01 Atmospheric Radiation Measurement Climate Research Facility Operations Quarterly Report ... DOESC-ARM-16-001 Atmospheric Radiation Measurement Climate Research Facility Operations ...

  18. Atmospheric Radiation Measurement Climate Research Facility Operations...

    Broader source: All U.S. Department of Energy (DOE) Office Webpages (Extended Search)

    9 Atmospheric Radiation Measurement Climate Research Facility Operations Quarterly Report ... DOESC-ARM-15-069 Atmospheric Radiation Measurement Climate Research Facility Operations ...

  19. Composition and Reactions of Atmospheric Aerosol Particles

    Broader source: All U.S. Department of Energy (DOE) Office Webpages (Extended Search)

    Composition and Reactions of Atmospheric Aerosol Particles Print Microscopic aerosol particles in the atmosphere contain carbonaceous components from mineral dust and combustion...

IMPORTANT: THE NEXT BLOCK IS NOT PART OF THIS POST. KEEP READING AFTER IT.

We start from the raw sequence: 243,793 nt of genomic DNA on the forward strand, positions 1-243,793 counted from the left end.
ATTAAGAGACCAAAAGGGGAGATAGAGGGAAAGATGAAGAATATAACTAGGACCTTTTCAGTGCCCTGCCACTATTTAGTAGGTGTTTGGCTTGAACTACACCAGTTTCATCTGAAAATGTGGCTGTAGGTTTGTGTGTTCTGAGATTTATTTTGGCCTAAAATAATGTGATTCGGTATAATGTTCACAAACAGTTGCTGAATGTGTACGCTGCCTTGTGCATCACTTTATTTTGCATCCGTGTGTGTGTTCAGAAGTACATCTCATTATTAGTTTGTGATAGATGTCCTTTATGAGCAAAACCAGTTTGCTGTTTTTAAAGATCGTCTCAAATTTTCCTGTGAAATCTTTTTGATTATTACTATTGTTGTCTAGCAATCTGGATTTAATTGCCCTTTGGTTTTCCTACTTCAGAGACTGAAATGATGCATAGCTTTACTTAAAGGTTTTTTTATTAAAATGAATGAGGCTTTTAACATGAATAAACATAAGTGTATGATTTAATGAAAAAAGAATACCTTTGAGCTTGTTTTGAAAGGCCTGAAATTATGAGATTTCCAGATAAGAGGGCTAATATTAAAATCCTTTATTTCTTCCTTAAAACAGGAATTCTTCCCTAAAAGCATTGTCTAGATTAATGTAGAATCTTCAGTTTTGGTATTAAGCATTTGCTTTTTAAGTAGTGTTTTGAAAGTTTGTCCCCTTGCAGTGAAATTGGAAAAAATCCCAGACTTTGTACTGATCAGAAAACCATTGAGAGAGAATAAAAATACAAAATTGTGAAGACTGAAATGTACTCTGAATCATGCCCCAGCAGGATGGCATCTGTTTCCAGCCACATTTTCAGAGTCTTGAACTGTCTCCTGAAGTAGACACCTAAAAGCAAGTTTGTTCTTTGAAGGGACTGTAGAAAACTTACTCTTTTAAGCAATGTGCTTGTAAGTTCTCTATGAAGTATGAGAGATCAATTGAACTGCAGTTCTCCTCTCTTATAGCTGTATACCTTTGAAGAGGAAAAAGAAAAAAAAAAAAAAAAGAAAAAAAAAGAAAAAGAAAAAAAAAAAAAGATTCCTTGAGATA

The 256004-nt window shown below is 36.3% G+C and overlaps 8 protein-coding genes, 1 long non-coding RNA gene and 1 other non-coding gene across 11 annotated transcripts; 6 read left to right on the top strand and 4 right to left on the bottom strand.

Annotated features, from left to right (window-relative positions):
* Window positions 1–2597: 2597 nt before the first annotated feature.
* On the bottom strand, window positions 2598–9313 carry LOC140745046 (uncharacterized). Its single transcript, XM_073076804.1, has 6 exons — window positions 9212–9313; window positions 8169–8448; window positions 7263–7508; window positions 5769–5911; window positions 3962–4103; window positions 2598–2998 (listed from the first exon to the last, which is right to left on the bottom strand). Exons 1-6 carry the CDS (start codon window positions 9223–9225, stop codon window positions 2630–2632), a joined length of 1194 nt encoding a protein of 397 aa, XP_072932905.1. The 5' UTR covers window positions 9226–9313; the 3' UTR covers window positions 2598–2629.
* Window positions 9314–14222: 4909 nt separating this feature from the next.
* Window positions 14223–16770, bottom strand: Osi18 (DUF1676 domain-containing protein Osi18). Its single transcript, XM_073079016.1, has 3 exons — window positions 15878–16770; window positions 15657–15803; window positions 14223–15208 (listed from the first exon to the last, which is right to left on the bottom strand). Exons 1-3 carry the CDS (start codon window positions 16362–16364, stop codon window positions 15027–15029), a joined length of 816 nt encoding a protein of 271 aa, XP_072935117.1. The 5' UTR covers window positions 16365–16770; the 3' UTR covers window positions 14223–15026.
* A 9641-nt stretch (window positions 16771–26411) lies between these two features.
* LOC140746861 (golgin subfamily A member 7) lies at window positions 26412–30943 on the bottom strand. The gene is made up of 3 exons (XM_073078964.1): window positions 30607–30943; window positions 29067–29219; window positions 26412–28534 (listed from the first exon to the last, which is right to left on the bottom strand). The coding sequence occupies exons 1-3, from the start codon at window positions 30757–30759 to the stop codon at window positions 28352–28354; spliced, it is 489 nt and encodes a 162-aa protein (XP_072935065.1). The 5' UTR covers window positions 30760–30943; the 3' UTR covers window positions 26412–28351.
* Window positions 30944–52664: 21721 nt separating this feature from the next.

20. National Oceanic and Atmospheric Administration (NOAA) | Open...

    Open Energy Info (EERE)

    National Oceanic and Atmospheric Administration (NOAA) Jump to: navigation, search Logo: National Oceanic and Atmospheric Administration (NOAA) Name: National Oceanic and...

  1. Atmospheric Radiation Measurement (ARM) Climate Research Facility...

    Broader source: All U.S. Department of Energy (DOE) Office Webpages (Extended Search)

    Atmospheric Radiation Measurement (ARM) Climate Research Facility and Atmospheric System Research (ASR) Science and Infrastructure Steering Committee CHARTER June 2012 DISCLAIMER ...

  2. Search for: "atmospheric radiation measurement" | Data Explorer

    Office of Scientific and Technical Information (OSTI)

    Switch to Detail View for this search DOE Data Explorer Search Results Page 1 of 70 Search for: "atmospheric radiation measurement" 697 results for: "atmospheric radiation ...

  3. Atmospheric Radiation Measurement Climate Research Facility Annual...

    Office of Scientific and Technical Information (OSTI)

    Atmospheric Radiation Measurement Climate Research Facility Annual Report 2006 Citation Details In-Document Search Title: Atmospheric Radiation Measurement Climate Research ...

  4. INFRARED STUDIES OF EPSILON AURIGAE IN ECLIPSE

    SciTech Connect (OSTI)